In 1555 the Njarnjas performed Skup at Sabo Gajčin’s wedding.
In 1556 the pastoral play Grižula was performed at the wedding of the squire Vlaho Sorkočević.
In 1557 Držić was a guest of the squire and writer Mikša Pelegrinović from Hvar.
In 1558 the Dubrovnik authorities opposed to the performance of Hekuba, Držić’s adaptation of the tragedy of the same name written by his contemporary, Italian author Lodovico Dolce and based on Euripides’s tragedy Hecuba. On 9 March Hekuba was banned by the authorities for the first time and then again on 21 May, with an explanation that “the times are such that they cannot stand disturbance.”
Finally, in 1559 the Bizdaro troupe performed Hekuba. It is the last precisely established information about the staging of Father Marin’s work during his lifetime.
Because of yet another departure to Italy in 1561, Marin legally and by mutual consent broke off all business connections with his brother Vlaho. In December 1562 Držić was in Venice where he was appointed to the post of the chaplain of the Venetian archbishop. In 1563 he stayed for a short time in Dubrovnik to give a statement in court. In late April or early May of 1566, Držić was in Florence, where he wrote his famous five conspiratorial letters to the Tuscan duke Cosimo de’ Medici. They were found in 1930 in the Florentine national archive Archivio di stato by the French Romance and Croatian studies expert Jean Dayre.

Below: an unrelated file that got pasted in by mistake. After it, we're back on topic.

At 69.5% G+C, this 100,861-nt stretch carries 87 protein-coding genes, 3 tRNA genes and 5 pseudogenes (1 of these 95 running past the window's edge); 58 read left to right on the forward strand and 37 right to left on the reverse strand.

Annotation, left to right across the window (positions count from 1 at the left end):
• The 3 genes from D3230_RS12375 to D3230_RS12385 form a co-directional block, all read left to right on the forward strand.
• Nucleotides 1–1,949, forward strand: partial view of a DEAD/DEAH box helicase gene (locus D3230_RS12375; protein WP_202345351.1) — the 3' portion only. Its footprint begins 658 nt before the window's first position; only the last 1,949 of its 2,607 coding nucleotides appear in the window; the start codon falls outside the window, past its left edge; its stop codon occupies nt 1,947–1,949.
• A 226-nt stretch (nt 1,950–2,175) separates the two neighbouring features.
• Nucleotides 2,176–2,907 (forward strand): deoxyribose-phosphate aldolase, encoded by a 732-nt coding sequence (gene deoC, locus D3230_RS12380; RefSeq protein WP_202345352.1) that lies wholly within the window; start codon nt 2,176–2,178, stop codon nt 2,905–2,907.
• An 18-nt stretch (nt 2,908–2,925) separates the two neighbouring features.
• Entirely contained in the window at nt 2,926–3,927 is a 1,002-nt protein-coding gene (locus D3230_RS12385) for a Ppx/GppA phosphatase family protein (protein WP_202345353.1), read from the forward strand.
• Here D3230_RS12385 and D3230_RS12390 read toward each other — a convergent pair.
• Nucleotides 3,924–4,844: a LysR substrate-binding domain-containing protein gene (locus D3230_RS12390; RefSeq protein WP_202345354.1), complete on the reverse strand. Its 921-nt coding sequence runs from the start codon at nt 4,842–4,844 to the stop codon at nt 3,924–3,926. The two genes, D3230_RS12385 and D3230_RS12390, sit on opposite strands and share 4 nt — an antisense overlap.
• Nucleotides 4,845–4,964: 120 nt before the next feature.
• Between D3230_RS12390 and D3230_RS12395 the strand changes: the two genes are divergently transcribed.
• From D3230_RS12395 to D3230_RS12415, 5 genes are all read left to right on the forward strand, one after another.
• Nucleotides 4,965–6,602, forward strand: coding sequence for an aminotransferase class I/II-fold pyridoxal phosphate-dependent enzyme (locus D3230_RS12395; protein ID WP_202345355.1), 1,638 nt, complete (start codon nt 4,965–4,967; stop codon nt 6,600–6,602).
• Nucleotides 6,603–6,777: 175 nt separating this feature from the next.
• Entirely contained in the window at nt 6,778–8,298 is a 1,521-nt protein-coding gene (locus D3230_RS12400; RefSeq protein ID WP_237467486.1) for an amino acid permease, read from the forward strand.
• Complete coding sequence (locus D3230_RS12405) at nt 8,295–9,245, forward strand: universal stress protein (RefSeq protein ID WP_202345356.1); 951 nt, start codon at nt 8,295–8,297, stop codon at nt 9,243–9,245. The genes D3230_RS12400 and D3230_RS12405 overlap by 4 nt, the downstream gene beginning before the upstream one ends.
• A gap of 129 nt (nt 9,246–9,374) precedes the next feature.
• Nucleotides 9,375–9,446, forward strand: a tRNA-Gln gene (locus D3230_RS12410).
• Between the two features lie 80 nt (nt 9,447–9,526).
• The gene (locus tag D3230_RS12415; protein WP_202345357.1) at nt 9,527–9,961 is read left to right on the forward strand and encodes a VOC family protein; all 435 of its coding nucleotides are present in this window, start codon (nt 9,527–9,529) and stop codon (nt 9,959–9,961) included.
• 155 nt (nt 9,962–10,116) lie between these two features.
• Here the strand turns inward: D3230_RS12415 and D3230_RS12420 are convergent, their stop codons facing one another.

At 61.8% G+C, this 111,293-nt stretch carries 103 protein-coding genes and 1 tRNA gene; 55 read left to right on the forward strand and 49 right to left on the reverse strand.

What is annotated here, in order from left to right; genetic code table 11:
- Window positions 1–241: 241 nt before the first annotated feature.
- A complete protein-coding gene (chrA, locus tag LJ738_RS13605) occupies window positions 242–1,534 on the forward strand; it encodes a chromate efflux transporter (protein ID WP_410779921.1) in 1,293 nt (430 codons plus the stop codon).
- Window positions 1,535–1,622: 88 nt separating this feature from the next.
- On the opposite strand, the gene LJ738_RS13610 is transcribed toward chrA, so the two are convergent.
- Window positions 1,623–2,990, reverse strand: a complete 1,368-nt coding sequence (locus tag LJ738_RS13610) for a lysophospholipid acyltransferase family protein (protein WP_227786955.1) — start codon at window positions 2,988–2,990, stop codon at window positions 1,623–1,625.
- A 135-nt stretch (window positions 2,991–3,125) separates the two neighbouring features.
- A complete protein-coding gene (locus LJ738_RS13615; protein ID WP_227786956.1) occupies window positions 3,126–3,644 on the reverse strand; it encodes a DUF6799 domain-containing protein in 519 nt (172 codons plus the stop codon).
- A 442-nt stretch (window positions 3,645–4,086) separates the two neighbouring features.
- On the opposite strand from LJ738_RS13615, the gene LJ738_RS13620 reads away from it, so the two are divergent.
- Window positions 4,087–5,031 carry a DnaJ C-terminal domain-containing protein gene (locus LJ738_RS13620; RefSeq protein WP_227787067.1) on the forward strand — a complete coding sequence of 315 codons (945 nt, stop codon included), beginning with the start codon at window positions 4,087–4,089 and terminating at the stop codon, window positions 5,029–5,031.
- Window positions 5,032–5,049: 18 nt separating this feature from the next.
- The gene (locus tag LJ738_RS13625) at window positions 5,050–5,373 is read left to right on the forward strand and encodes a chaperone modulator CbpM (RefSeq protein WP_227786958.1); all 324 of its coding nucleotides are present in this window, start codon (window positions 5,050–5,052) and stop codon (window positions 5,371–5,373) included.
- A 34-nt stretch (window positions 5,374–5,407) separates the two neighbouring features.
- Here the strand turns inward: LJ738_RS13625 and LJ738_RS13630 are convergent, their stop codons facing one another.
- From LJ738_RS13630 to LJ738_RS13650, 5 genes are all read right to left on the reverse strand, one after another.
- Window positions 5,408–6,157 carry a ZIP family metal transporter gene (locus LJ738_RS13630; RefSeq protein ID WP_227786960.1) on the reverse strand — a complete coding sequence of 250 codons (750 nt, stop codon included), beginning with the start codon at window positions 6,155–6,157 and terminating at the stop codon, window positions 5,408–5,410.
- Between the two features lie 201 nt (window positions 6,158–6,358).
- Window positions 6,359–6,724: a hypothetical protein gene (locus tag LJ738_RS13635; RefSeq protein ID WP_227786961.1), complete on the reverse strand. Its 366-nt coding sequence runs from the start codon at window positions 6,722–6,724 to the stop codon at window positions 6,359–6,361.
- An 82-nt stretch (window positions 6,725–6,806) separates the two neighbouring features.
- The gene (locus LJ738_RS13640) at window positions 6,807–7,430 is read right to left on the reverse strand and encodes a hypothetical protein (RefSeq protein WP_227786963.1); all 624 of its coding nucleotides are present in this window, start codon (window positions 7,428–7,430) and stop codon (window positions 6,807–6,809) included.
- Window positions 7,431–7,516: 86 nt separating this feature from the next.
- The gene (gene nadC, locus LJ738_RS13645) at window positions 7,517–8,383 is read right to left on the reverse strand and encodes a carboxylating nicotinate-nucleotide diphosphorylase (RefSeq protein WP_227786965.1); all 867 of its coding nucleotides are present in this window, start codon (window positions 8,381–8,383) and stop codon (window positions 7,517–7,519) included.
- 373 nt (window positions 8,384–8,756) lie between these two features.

The first and by all indications longest letter was not found to this day, and in the others he called upon the duke to use his political, diplomatic, personal, military and financial power to help to bring down the aristocratic regime of the Dubrovnik Republic. The origins and gradual development of that idea could be traced throughout his works all the way to Hecuba. His letters are an attempt to put that idea into action. Considering the author’s very dynamic and turbulent life, as well as the connections he had with many politically active people outside of Dubrovnik, he certainly was in the way of the diplomatically oriented Dubrovnik authorities, known among other things for espionage, because the ambivalent discourse of his comedies was no longer a mere theatre subversion.